Whenever I am about to go back to Karachi my mother always asks me what I want to eat when I get home. The answer always is “qeema paratha” which usually prompts my mother to say “you’re your fathers’ daughter; he also wants qeema all the time”.
It is true. I regularly crave a ghar ka keema. I don’t mean bihari style keema, or galawat ka keema or any of those other varieties that are commonly found in restaurants: I mean the kind of keema that mama’s make. To say that it has been my nemesis thus far may sound dramatic, but it is true. A Pakistani girl’s gotta have Aaloo Keema you know.
Aaloo Keema Woes
Ground beef here doesn’t taste the same and it certainly doesn’t smell the same. In fact some times it smells pretty darn icky. It has taken considerable trial and error and even the occasional chucking of the final product to get me to a place where I am happy with the end result. I don’t even keep the achar (pickle) bottle handy any more – God knows a few spoonfuls of it has rescued many bad keemas!
Tips for Awesome Pakistani Aaloo Keema:
- Qeema can smell a little funky sometimes. To mitigate this unwrap the keema and leave it out on a plate to air out
- Use a wok or a nice big pan for your keema (see why right below!)
- Most of the flavour of keema comes from the “bhunn” which is the repeated sauteing of the meat, it is what browns the ground beef and what helps it absorb all the spices. Totally worth it to spend a few minutes doing this!
- Don’t skimp on the oil while cooking. Instead once your keema is done tilt your bowl, press with a slotted spoon and drain some out. Or just eat it – I am not judgy.
- Fresh ginger is king. Grate it, not mince if you please, but it beats the jarred stuff any day!
- Please put the cilantro and chillies at the end. They, and that squeeze of lemon, are an absolute must for a delicious well rounded keema!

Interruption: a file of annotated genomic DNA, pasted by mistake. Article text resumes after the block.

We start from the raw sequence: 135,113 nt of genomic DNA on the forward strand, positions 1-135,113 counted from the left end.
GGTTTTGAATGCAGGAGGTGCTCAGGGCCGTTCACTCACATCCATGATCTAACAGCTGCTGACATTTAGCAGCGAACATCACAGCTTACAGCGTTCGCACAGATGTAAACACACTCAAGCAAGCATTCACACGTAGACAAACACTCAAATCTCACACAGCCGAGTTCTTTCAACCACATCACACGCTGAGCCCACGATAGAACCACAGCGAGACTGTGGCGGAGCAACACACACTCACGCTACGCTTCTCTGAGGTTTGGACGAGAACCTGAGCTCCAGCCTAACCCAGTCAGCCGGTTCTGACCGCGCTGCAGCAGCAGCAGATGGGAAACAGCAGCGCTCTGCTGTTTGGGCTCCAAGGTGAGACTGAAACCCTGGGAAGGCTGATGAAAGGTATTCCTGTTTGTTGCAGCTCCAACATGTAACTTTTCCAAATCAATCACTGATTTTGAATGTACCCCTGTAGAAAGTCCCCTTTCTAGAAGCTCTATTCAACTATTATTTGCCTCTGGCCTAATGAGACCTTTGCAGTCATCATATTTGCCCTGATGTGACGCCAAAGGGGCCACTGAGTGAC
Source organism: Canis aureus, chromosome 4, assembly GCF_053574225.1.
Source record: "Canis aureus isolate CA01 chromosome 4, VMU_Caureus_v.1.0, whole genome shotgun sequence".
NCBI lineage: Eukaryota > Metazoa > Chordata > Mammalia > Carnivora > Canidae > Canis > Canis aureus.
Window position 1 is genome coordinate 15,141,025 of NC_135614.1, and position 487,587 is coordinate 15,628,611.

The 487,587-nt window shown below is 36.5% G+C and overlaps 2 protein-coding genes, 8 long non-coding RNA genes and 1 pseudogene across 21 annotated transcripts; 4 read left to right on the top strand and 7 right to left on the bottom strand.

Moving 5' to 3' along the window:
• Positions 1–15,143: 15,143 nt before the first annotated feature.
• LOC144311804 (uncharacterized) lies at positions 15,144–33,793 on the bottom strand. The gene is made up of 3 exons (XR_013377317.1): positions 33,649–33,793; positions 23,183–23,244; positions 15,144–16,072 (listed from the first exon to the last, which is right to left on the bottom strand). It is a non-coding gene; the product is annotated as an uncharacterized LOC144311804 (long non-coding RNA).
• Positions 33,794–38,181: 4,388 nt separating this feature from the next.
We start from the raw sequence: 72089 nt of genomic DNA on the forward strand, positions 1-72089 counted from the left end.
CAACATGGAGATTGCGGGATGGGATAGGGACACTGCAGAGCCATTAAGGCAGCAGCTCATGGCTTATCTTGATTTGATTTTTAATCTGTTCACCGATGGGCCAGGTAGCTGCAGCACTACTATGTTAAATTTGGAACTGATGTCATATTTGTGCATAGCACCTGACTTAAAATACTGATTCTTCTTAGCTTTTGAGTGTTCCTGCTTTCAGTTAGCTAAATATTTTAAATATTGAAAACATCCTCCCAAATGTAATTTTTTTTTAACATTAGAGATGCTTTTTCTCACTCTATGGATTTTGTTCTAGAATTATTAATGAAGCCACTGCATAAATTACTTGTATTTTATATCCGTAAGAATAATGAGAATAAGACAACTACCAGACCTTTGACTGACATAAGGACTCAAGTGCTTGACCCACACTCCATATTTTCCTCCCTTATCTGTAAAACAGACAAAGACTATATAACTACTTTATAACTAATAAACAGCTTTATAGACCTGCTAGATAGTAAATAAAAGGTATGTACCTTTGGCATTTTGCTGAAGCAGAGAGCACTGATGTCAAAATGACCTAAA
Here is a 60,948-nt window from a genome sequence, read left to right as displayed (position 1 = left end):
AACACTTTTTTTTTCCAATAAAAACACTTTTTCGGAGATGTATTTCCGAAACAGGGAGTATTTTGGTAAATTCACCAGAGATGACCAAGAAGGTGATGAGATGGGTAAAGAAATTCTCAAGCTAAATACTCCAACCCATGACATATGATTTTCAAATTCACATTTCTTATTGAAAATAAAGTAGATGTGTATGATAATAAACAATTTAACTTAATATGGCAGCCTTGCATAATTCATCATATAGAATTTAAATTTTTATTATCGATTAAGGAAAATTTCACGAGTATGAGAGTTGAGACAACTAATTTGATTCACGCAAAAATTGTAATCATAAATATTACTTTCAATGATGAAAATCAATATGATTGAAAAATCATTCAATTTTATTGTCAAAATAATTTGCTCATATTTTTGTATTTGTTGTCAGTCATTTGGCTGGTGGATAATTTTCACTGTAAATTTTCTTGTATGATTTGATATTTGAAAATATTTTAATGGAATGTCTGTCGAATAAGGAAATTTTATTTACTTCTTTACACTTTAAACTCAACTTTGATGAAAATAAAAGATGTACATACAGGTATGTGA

Happy Cooking 🙂 Detailed recipe right below and a printer friendly version is at the bottom!
1 lb lean ground beef
1/4 – 1/3 cup vegetable oil
1 small diced onion
1 inch piece cinnamon
2-4 whole cloves
6-8 whole black peppercorns
1 tsp cumin seeds
2 tbsp ginger
8 cloves garlic (2 spoons ground)
1 tsp salt
1 tsp red chilli powder (add more for a spicier qeema)
3/4 tsp coriander powder
1/4 tsp turmeric powder
1 large potato or 2 small – approximately 1 cup
1 tsp of garam masala (optional)
3-4 chillies – sliced, halved, or left whole
1/4 cup chopped cilantro
a few squeezes of lemon juice
Open up your ground beef and let it air out in a bowl for 10-15 minutes, this helps manage the smell. Chop your onions into a small dice, finely mince your ginger (see below) and garlic, slice the potatoes into 1 cm cubes or whatever strikes your fancy, and roughly chop the tomatoes.
This dish is best made in a wok so if you have one pull it out otherwise use a pan that’s 8-10 inches wide so you can brown the meat and build flavor. Heat your oil in the pan on medium-high heat and add the cloves, cinnamon stick, peppercorns, and cumin seeds. When the seeds sputter and darken then add your chopped onions. Once the onions become soft and translucent add your minced ginger and garlic to the pan and saute for two minutes. Now go in with your spices, cook for another minute and add in your ground beef.
So here’s the thing – a good keema is well cooked and the stir frying is what makes the difference between a keema with depth and one that is so-so. So get your stirring arm ready and first cook the meat so that the excess water dries up, then saute till brown. Take a taste if you like, adjust salt.
Now add your tomatoes and potatoes and crank up the heat to get the tomatoes to release some of their water. Add a splash of water and when it gets nice and bubbly turn the heat down and let simmer covered for 15 minutes till your potatos are almost done. Now turn the heat up and saute to make sure the keema has absorbed that lovely tomato flavor . Cook till the keema is as dry as you like it to be, add garam masala, cook for a few minutes and then top with cilantro, chillies and a squeeze of lemon juice. Serve with chapati or naan and a side of raita (spiced yogurt).
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